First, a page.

Some activists are calling action figures based on Quentin Tarantino’s Django Unchained inappropriate, saying that the toys trivialize racism.
The eight-inch figurines depict the main characters in the movie, including main character and rebel slave Django, “house slave” Stephen, and the slave owner Calvin Candie. Produced by the National Entertainment Collectibles Association in collaboration with the film’s producers, the toy-makers have come under intense criticism from a variety of camps.
Najee Ali, director of the Los Angeles civil rights organization Project Islamic Hope, has seen the film twice and is not opposed to Django’s liberal utilization of the backdrop of slavery nor its repeated use of racial epithets. However, he still called for the toys removal from sale and said they were a “slap in the face of our ancestors,” and that he was "outraged … we feel it trivializes the horrors of slavery and what African Americans experienced.”
The Rev. Al Sharpton’s National Action Network similarly called for a boycott saying, “selling this doll is highly offensive to our ancestor and the African-American community … the movie is for adults, but these are action figures that appeal to children. We don’t want other individuals to utilize them for their entertainment … ”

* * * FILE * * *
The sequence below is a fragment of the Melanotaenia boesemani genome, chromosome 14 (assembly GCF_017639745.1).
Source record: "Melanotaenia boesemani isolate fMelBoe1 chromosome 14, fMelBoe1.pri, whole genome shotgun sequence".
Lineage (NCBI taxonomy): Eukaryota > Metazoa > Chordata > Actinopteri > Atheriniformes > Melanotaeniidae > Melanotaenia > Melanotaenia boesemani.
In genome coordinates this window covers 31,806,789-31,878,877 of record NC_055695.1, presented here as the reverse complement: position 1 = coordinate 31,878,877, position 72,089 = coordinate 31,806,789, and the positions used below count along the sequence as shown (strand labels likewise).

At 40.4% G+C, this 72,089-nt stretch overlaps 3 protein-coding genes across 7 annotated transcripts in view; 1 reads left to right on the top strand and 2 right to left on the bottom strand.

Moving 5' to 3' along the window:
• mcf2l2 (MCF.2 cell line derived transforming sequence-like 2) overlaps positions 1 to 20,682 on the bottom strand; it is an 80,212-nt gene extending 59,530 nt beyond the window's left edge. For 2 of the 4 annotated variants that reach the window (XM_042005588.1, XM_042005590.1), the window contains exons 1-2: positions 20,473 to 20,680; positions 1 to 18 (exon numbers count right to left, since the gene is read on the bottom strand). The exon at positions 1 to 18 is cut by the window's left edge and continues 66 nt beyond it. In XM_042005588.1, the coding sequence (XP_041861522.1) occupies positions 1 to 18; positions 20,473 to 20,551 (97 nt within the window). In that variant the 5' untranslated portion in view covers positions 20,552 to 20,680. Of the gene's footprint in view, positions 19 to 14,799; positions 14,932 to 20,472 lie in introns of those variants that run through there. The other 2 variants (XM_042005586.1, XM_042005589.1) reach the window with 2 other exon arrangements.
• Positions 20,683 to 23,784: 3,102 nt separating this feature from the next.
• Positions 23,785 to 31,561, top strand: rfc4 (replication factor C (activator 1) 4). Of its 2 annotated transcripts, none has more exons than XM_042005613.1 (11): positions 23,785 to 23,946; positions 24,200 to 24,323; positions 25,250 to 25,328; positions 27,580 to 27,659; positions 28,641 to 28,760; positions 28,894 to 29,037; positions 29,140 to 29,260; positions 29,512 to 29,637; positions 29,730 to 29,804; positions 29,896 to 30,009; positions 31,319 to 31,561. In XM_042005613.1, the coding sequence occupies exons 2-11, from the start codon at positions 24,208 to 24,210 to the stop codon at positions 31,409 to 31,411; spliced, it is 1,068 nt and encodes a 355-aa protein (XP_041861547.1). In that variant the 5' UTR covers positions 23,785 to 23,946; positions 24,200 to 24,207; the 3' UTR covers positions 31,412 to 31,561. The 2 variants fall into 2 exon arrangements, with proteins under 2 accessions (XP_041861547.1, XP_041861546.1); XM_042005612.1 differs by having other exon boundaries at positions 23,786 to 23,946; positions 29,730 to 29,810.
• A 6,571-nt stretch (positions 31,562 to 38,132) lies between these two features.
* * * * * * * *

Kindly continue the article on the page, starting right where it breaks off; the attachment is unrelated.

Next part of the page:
Django has reportedly won over black audiences in the U.S., with black people constituting 42% of the initial audience, falling to around 30% since the initial release. The film has remained popular with black audiences despite featuring gratuitous violence and more than 100 uses of the n-word.
Tarantino himself recently said to audiences that he understands the violence depicted in Django pales in comparison to the historical reality of slavery. “We all intellectually ‘know’ the brutality and inhumanity of slavery … however bad things get in the movie, a lot worse stuff actually happened.”